Australian jobless rate rises to 3-year-high of 5.6%

SYDNEY (AFP) - Australia's jobless rate jumped to 5.6 per cent in March, its highest rate in more than three years, data showed on Thursday, adding to the chances of a further interest rate cut.

The Australian Bureau of Statistics said the unemployment rate was up 0.2 percentage points from February, defying analysts, who had broadly tipped the rate to remain steady.

The total of 36,100 jobs lost, seasonally adjusted, was nearly half the upwardly-revised 74,000 gained in February, a result that was a near 13-year high and smashed forecasts.

The Australian dollar dropped on the data to US$1.0517 from US$1.0537 on expectations that the central bank is more likely to ease interest rates if the labour market weakens.

"I don't think the RBA (Reserve Bank of Australia) is going to panic about it but it certainly goes in the column suggesting further rate cuts may be needed," said Macquarie senior economist Brian Redican.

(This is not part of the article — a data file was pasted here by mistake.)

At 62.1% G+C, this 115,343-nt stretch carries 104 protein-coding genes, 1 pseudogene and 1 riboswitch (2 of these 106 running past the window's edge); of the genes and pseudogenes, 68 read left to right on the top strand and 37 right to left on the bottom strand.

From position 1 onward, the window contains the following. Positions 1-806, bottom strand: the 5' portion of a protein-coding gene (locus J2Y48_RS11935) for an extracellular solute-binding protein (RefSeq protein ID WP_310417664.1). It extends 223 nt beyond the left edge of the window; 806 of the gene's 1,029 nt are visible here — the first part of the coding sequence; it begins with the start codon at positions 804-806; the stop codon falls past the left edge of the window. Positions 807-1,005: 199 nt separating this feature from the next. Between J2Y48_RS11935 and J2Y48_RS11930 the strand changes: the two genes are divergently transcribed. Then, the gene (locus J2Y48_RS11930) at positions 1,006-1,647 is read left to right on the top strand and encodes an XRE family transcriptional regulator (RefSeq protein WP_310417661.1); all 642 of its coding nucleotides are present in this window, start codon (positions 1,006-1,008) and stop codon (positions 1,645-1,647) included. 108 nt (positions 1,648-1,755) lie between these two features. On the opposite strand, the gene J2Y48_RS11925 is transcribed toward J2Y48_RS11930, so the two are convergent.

He added that he expects the jobs market to continue to weaken.

The government has warned that the boom in commodity prices that saw Australia weather the global financial crisis without going into recession is over, forecasting unemployment to hit 5.5 per cent in the year to June.

JP Morgan Australia chief economist Stephen Walters also expects another interest rate cut.

"We think (unemployment) is going to 6.0 per cent, this is because the mining investment boom is peaking," said Walters.

The RBA last week kept interest rates on hold at 3.0 per cent, saying global downside risks appeared to have eased but domestic pressures were lingering.

Commonwealth Bank chief economist Michael Blythe was more upbeat, pointing out that the March figures came on the back of strong February jobs data.

He said jobs growth averaged about 17,000 in the past three months, "which is a pretty decent result".

"It tells you the economy is still generating more jobs that it is losing," he said, adding that the Reserve Bank "will certainly keep the easing bias they have in place".

Both part-time and full-time employment fell in March, with the participation rate - the proportion of people in work or looking for work - at 65.1 per cent, down from 65.3 per cent in February.